For the Gallagher Girls, the world is both very big and very small. Big in that they are being prepped for a global profession, so their interests and abilities extend far beyond the walls of their school and the borders of their town. When you spend most of your waking hours learning how to prevent nuclear war and overthrow dictators then whether or not you have a date to the big dance is an easy thing to keep in perspective.
But the flipside of that coin is that the girls are also very sheltered behind their stone walls and the physical world they live in is very small.
Boys are very much a mystery to them-something that has never appeared on any midterm. And one of the lessons that the girls have to learn is that boys are a part of life. Relationships are a part of life. And those are lessons that even the best school in the world can't teach you.
I hope that readers of the books take away both of those lessons: that relationships matter, but they are far from the only thing that does.
3) Now that you are a New York Times bestselling author of two hit series, what influences do you believe were most important in leading you to write for the YA genre? Why do you love what you do?
It seems as if once a week someone will ask me how I'm able to get into the mindset of a teenager-as if teens are some mythical creature and I'm on a scientific exploration to study them in their native habitat. The truth is, I'm a firm believer that teens and adults have the same basic fears, concerns, wants and needs the only difference is that, hopefully, as we age we become better at dealing with those same issues.
Teen writers, as a whole, I think are just people who get that on a deeper level. We're also, largely, teens at heart. We get to write about emotions that are the most raw, feelings that are the most intense. Time is like water, I really believe, and teens are just people.concentrated. It's a great blessing to get to write about life when it's the least watered-down.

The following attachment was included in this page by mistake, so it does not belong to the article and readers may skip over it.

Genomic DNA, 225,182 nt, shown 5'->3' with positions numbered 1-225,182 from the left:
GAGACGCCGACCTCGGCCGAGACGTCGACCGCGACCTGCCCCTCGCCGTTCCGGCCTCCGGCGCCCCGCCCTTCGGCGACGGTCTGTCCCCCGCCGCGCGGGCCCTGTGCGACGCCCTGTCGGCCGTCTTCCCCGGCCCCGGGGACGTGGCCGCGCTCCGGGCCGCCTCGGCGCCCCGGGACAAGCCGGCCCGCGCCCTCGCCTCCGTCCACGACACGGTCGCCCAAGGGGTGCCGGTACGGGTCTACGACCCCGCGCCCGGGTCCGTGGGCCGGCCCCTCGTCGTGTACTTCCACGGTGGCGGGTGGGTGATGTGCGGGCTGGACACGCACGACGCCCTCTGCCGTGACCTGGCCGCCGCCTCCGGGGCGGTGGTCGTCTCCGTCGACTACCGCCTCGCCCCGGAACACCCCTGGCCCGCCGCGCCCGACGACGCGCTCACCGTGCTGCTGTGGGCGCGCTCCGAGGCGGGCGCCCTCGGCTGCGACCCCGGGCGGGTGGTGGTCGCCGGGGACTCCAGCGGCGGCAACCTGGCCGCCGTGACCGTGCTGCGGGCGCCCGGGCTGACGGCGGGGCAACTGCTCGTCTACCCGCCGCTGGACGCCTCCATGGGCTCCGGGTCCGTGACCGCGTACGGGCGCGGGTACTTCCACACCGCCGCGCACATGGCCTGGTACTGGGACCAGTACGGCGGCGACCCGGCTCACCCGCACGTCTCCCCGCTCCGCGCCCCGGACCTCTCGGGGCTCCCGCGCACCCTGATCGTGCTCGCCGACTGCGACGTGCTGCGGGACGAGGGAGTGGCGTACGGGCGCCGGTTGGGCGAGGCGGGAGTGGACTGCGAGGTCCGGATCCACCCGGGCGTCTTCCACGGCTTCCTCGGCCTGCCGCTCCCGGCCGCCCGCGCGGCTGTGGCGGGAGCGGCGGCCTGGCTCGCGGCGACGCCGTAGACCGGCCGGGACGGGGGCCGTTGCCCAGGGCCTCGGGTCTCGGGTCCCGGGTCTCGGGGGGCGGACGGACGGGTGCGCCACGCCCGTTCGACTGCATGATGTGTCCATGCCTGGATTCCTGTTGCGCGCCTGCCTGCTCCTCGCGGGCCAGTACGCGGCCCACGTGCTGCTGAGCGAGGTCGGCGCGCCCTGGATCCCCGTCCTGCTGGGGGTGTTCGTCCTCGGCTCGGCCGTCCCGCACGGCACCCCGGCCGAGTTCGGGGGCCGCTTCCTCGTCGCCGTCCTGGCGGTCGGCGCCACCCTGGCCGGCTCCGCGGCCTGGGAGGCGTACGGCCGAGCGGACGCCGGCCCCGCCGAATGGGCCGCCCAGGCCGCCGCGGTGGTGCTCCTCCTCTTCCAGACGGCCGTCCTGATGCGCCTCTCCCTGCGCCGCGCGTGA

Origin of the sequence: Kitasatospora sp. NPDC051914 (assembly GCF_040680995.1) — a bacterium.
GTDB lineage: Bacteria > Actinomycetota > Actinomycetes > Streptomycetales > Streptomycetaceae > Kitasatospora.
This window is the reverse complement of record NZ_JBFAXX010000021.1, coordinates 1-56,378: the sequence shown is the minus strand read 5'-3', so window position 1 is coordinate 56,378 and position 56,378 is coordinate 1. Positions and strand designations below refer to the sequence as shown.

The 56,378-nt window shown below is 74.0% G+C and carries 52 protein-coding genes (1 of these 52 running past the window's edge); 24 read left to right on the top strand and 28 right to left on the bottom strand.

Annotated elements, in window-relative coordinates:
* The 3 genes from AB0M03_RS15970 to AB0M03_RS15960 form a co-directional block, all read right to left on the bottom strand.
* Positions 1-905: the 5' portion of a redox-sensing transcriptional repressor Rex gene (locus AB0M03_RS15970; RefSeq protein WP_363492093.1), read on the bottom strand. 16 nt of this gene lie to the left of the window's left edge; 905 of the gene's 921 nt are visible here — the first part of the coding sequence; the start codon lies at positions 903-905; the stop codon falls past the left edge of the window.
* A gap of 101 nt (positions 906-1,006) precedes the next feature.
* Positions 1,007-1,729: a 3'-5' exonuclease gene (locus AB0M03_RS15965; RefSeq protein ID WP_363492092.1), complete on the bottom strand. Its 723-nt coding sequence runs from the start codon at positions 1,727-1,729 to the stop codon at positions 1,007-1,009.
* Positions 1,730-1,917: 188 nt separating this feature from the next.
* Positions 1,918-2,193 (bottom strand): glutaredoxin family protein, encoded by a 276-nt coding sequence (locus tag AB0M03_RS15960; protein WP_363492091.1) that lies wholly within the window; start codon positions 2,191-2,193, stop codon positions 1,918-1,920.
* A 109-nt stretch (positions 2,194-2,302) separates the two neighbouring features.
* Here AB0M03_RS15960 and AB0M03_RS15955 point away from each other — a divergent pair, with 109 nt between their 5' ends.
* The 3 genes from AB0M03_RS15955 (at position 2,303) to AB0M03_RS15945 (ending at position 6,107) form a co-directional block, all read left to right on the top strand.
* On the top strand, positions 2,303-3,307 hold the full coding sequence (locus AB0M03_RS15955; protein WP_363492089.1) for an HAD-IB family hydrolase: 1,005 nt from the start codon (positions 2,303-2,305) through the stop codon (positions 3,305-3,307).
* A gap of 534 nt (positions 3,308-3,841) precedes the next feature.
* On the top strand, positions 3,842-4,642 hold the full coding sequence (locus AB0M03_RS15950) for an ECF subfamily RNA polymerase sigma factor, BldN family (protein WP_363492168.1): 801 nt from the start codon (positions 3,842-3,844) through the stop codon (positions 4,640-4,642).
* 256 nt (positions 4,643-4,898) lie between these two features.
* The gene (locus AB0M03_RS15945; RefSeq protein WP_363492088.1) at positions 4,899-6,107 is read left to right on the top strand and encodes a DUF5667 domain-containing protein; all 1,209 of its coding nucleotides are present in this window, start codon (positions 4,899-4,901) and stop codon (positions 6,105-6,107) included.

4) How can parents instill a love for reading in their tweens and teens, and what can they do to position reading not just as important or required, but also a fun pastime?
First of all, parents who want to instill a love of reading in their children really have to walk the walk. That means making books available, first and foremost, and leading by example. There's nothing more frustrating that hearing a parent complain that their teen isn't a reader and then asking the parent "what's the last book you read" and hearing them say "well, I don't have time for reading."
Perhaps the greatest compliment I receive is when parents and teens tell me that they both enjoy my books-that they're able to talk about them and come to signings and have that shared interest. That, for me, is easily one of the best parts of the job.
Buy It: Only the Good Spy Young can be purchased on Amazon.
Win It: One lucky winner will win a Gallagher Girl Prize Package!! This includes a signed copy of Only The Good Spy Young, a Gallagher Girls tote bag, a Gallagher Girls Hair Pin, a Signed Heist Society book, and a pair of Heist Society Sunglasses with a total package value of $60.97
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This contest will end Saturday, September 4, 2010 at 11:59 p.m. PST. The winner will be chosen using random.org. Winners will have 48 hours to respond to my email. If the winner(s) do not claim their prize in the 48 hour period, a new winner(s) will be chosen at random
Disclaimer: I did not receive any form of cash for this review and this is written based on my own honest opinion (other people opinions may vary). I was provided with the GG4 book to be reviewed but this does not affect my review and opinion of the product(s)